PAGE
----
Entrepreneur Stewart Butterfield Failed With “Glitch” Before Succeeding With “Slack”

(p. A15) Entrepreneur Stewart Butterfield once tried to build a multiplayer online game but switched to photo sharing, selling Flickr to Yahoo in 2005 for $25 million. Success, but not a home run in Silicon Valley. Mr. Butterfield left Yahoo in 2008 to help found a company called Tiny Speck and build another multiplayer online game called “Glitch.” Persistence! “Glitch” attracted tens of thousands of gamers, but not enough to cover its costs, so Mr. Butterfield killed it in 2012.

Tiny Speck pivoted, which in Silicon Valley means fail and scramble to do something else. The company had built its own crude internal communications system for employees to chat digitally during the development of “Glitch.” Maybe others would use it. Seven months after they started work on Slack, the company announced its preview release. On the first day of the press blitz, 8,000 people requested the preview version. In February 2014 Slack had 16,000 users and by November it had 285,000, with 73,000 paying for it. Now more than 10 million people use it daily. Mr. Butterfield sold Slack to Salesforce for $27.7 billion last year. That’s failing upward!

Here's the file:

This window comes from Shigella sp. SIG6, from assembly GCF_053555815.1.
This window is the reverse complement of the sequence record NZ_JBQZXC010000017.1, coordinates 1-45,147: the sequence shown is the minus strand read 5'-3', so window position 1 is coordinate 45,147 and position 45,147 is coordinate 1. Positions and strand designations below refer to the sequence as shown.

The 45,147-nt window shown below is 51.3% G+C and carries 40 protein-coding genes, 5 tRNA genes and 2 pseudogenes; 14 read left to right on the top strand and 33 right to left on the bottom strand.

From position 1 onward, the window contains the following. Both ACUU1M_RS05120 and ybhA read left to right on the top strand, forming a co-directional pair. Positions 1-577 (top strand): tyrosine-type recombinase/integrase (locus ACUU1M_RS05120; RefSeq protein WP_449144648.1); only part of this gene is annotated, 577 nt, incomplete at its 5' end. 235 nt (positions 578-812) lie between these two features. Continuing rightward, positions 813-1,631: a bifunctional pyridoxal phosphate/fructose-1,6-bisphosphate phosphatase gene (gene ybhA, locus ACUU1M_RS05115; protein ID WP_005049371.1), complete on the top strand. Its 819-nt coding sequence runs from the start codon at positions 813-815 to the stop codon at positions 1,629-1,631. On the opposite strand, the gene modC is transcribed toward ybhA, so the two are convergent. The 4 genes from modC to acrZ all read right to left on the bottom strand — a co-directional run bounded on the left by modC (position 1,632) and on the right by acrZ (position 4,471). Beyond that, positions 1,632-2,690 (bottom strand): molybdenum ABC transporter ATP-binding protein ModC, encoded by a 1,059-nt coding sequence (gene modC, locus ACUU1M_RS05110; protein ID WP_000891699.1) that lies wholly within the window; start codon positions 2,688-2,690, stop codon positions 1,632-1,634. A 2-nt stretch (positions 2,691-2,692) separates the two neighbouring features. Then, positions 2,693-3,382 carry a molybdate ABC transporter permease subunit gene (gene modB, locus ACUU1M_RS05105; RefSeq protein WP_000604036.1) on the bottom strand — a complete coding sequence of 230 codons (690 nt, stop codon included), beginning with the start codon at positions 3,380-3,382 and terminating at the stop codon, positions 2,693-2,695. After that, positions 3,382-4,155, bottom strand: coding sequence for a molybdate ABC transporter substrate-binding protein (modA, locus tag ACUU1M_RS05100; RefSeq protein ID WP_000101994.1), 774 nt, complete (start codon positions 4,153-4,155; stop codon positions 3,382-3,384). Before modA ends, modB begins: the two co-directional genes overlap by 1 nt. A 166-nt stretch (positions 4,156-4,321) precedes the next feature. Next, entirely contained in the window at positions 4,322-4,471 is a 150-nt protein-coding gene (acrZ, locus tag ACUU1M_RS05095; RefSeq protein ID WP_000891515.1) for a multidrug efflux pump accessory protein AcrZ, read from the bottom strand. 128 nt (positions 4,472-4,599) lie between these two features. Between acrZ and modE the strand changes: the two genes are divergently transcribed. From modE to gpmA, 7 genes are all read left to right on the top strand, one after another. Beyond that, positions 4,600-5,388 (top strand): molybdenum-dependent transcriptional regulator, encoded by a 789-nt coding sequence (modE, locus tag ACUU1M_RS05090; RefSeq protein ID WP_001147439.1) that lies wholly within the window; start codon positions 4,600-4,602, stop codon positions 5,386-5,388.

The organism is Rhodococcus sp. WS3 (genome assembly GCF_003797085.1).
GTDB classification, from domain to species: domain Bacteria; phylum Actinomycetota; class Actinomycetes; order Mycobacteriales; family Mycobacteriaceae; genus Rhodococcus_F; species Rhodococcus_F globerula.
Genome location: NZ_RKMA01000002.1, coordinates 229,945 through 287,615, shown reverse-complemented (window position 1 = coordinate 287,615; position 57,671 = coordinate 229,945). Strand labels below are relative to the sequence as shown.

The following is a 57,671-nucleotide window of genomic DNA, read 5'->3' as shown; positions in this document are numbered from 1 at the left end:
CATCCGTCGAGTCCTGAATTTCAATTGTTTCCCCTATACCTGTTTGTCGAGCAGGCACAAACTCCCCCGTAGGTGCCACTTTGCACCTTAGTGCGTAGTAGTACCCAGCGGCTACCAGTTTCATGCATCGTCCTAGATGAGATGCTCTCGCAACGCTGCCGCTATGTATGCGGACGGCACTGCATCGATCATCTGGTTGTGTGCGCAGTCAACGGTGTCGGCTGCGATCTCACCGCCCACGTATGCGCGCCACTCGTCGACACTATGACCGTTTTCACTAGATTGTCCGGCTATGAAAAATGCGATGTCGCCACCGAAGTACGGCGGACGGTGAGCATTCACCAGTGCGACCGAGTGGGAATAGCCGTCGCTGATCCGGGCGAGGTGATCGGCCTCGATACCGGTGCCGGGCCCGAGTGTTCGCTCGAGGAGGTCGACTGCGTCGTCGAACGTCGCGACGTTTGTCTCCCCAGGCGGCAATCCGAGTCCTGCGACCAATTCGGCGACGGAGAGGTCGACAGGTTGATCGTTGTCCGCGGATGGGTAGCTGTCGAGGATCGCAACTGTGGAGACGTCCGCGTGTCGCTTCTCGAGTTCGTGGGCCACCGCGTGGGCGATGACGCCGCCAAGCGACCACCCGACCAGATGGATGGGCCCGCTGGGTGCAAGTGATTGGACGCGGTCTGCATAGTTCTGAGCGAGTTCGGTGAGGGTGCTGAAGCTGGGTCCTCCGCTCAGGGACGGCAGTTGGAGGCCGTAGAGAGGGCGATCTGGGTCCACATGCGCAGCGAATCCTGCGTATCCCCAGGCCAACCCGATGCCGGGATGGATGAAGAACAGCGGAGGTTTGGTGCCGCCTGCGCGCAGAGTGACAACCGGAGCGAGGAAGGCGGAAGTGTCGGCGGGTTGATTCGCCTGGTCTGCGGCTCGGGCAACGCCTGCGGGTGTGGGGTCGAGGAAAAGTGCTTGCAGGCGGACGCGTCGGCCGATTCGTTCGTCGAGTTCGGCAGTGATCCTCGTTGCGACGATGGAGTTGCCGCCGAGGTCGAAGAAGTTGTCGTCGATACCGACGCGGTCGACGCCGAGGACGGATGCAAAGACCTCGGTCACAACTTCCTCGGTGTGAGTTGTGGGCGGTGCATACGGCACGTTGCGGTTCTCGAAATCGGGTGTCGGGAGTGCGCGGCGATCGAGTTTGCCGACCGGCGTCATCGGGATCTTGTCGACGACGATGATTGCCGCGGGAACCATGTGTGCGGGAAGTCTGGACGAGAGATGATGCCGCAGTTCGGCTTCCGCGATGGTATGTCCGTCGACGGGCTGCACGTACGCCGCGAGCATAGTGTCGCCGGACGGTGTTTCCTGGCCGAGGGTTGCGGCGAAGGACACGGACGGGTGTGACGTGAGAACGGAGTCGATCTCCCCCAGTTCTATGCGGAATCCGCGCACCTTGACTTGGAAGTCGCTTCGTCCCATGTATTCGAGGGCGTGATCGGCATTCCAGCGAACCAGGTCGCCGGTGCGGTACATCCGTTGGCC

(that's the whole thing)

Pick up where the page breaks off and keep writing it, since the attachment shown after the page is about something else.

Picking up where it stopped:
For the full commentary, see:

Andy Kessler. “INSIDE VIEW; Failure Is Always an Option.” The Wall Street Journal (Monday, Oct. 18, 2021): A15.

(Note: the online version of the commentary has the date October 17, 2021, and has the title “INSIDE VIEW; Failure Was Always an Option for Elizabeth Holmes.”)

One thought on “Entrepreneur Stewart Butterfield Failed With “Glitch” Before Succeeding With “Slack””

  1. If you’re defining success purely by monetary standards then yes Glitch failed & Slack is successful.

    I beta tested Glitch. I loved it.

    The game naturally created a culture that was antithetical to the “prey and predator” aspect of the internet that we all unfortunately know too well.

    It was a game that inspired creativity, community, absurdity, kindness, individuality, generosity

    These attributes are not money makers though. So of course it failed.

    You know what Slack inspires out of me? Not a damn thing. It is handy to communicate with coworkers though.

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